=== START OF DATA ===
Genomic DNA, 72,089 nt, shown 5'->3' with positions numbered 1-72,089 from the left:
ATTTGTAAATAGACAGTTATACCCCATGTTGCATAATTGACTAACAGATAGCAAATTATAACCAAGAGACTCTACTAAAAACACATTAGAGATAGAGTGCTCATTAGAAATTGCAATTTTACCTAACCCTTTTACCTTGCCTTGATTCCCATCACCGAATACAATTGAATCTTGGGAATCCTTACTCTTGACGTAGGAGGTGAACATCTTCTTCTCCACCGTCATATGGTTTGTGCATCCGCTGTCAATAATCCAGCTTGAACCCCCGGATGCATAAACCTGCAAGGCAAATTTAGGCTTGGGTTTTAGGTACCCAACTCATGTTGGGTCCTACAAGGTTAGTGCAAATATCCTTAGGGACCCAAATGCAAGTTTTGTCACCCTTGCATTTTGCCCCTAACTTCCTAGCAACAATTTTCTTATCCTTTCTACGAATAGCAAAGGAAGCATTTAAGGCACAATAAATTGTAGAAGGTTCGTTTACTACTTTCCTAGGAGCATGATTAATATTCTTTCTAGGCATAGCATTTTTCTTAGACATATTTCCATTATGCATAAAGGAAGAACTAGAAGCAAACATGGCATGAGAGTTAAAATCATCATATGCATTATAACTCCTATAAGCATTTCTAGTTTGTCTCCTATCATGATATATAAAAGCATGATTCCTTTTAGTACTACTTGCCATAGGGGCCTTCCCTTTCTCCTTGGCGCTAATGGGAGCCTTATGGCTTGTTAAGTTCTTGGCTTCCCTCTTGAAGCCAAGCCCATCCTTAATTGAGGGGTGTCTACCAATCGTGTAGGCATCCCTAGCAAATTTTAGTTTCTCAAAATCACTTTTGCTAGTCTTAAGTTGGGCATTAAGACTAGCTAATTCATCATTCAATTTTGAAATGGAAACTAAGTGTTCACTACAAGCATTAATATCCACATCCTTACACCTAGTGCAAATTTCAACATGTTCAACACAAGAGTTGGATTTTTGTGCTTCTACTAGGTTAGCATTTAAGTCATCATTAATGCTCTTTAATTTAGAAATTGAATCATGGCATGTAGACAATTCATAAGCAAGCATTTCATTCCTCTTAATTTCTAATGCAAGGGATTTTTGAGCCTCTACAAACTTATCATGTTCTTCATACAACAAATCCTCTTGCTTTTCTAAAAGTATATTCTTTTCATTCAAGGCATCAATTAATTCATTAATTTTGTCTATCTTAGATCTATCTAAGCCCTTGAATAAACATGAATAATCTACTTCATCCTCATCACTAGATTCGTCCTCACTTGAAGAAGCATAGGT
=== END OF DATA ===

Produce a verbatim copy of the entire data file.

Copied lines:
Genomic DNA, 72,089 nt, shown 5'->3' with positions numbered 1-72,089 from the left:
ATTTGTAAATAGACAGTTATACCCCATGTTGCATAATTGACTAACAGATAGCAAATTATAACCAAGAGACTCTACTAAAAACACATTAGAGATAGAGTGCTCATTAGAAATTGCAATTTTACCTAACCCTTTTACCTTGCCTTGATTCCCATCACCGAATACAATTGAATCTTGGGAATCCTTACTCTTGACGTAGGAGGTGAACATCTTCTTCTCCACCGTCATATGGTTTGTGCATCCGCTGTCAATAATCCAGCTTGAACCCCCGGATGCATAAACCTGCAAGGCAAATTTAGGCTTGGGTTTTAGGTACCCAACTCATGTTGGGTCCTACAAGGTTAGTGCAAATATCCTTAGGGACCCAAATGCAAGTTTTGTCACCCTTGCATTTTGCCCCTAACTTCCTAGCAACAATTTTCTTATCCTTTCTACGAATAGCAAAGGAAGCATTTAAGGCACAATAAATTGTAGAAGGTTCGTTTACTACTTTCCTAGGAGCATGATTAATATTCTTTCTAGGCATAGCATTTTTCTTAGACATATTTCCATTATGCATAAAGGAAGAACTAGAAGCAAACATGGCATGAGAGTTAAAATCATCATATGCATTATAACTCCTATAAGCATTTCTAGTTTGTCTCCTATCATGATATATAAAAGCATGATTCCTTTTAGTACTACTTGCCATAGGGGCCTTCCCTTTCTCCTTGGCGCTAATGGGAGCCTTATGGCTTGTTAAGTTCTTGGCTTCCCTCTTGAAGCCAAGCCCATCCTTAATTGAGGGGTGTCTACCAATCGTGTAGGCATCCCTAGCAAATTTTAGTTTCTCAAAATCACTTTTGCTAGTCTTAAGTTGGGCATTAAGACTAGCTAATTCATCATTCAATTTTGAAATGGAAACTAAGTGTTCACTACAAGCATTAATATCCACATCCTTACACCTAGTGCAAATTTCAACATGTTCAACACAAGAGTTGGATTTTTGTGCTTCTACTAGGTTAGCATTTAAGTCATCATTAATGCTCTTTAATTTAGAAATTGAATCATGGCATGTAGACAATTCATAAGCAAGCATTTCATTCCTCTTAATTTCTAATGCAAGGGATTTTTGAGCCTCTACAAACTTATCATGTTCTTCATACAACAAATCCTCTTGCTTTTCTAAAAGTATATTCTTTTCATTCAAGGCATCAATTAATTCATTAATTTTGTCTATCTTAGATCTATCTAAGCCCTTGAATAAACATGAATAATCTACTTCATCCTCATCACTAGATTCGTCCTCACTTGAAGAAGCATAGGT